Funding research projects allows us to be agile and responsive to new developments in dementia research, but it is also important for us to see the bigger picture.
By identifying and targeting gaps in our knowledge and barriers to progress, we can ensure we’re tackling dementia in the most effective way and from every angle.
Through our big initiatives, we’re developing the infrastructure and expertise to be able to capitalise on the most promising science from around the world. We are unravelling the complex risk factors for dementia as well as investing in drug discovery programmes that give us the best chance of delivering effective new treatments for people with dementia.
Early Detection of Neurodegenerative diseases (EDoN) is the largest initiative in the world that will collect, share and analyse clinical and digital health data to detect diseases like Alzheimer’s. Ultimately, this approach would be used by doctors to give an earlier and much more accurate diagnosis of dementia diseases.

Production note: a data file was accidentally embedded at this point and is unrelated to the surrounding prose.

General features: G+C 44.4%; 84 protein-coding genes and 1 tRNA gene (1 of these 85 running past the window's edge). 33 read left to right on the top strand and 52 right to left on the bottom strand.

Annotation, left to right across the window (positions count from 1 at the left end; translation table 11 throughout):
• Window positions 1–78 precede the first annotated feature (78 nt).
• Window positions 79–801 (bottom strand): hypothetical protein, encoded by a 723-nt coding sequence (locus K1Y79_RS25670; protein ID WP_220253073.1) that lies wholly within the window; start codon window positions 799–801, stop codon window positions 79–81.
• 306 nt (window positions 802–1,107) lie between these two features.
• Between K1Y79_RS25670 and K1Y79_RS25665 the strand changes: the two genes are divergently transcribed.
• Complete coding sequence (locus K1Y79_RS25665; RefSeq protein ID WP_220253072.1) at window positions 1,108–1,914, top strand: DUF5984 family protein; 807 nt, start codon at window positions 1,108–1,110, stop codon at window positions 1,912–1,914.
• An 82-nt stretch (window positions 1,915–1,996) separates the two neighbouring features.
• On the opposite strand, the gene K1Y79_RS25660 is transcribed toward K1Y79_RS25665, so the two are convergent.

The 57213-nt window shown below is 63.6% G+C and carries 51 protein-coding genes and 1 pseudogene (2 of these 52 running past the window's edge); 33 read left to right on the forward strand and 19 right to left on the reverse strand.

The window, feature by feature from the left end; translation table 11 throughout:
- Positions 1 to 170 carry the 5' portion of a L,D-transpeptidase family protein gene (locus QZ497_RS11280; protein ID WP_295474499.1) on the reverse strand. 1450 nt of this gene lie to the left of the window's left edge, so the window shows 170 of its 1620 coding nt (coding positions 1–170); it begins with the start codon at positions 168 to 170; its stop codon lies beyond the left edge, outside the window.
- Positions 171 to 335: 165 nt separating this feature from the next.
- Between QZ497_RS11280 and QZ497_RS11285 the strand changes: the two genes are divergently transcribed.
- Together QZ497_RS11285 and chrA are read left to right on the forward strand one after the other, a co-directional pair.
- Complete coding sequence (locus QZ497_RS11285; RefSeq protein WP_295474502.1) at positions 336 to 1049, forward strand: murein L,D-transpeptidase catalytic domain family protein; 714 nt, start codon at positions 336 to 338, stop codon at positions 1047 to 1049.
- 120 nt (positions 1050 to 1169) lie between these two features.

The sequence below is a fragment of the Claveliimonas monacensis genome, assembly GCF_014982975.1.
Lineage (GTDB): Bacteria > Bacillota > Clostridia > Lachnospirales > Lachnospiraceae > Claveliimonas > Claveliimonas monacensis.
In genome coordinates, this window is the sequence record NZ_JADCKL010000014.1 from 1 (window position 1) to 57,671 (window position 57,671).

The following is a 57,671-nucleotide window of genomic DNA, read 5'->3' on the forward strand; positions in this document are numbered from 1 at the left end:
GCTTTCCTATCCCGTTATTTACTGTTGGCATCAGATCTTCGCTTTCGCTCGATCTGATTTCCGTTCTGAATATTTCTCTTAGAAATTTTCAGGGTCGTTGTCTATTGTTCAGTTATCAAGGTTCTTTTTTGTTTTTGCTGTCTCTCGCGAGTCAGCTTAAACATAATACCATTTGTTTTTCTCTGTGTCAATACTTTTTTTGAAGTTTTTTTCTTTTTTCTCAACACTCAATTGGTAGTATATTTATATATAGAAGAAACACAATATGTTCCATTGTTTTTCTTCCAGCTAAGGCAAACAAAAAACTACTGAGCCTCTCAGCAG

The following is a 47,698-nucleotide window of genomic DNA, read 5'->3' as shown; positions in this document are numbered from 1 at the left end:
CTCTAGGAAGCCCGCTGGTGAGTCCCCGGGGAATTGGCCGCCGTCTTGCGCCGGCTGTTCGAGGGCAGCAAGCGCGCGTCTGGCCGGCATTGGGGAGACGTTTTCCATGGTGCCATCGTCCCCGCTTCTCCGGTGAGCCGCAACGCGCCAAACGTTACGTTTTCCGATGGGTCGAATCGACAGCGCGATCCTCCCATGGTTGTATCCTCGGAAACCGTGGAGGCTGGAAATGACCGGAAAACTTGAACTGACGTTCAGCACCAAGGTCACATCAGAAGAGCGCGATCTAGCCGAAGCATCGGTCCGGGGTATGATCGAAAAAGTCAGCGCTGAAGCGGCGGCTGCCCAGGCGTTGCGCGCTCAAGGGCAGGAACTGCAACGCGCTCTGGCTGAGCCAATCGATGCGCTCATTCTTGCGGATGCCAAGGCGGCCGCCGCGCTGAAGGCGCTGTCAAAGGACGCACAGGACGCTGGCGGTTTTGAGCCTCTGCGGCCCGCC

The UK Dementia Research Institute is the single biggest initiative in dementia research ever launched in the UK and thanks to you, we’re proud to be part of it.
This unique initiative unites charity, academic and private sectors in the search for new dementia treatments.
This ambitious initiative unites three dedicated Drug Discovery Institutes, all working to translate new findings from academic research into potential treatments as quickly as possible.
In 2014 we launched the Alzheimer’s Research UK Stem Cell Research Centre, a pioneering collaboration between researchers at the University of Cambridge and University College London which uses the latest human stem cell technology to understand the biology of Alzheimer’s disease and screen for new treatments.
To have the best chance of changing the outlook for people with dementia promising ideas must be driven through the development process and into clinical trials in people as quickly as possible.
Research is showing us that dementia is caused by physical brain diseases with complex causes. While age is the biggest risk factor for many dementias, our genetics and our lifestyle also appear to play a role.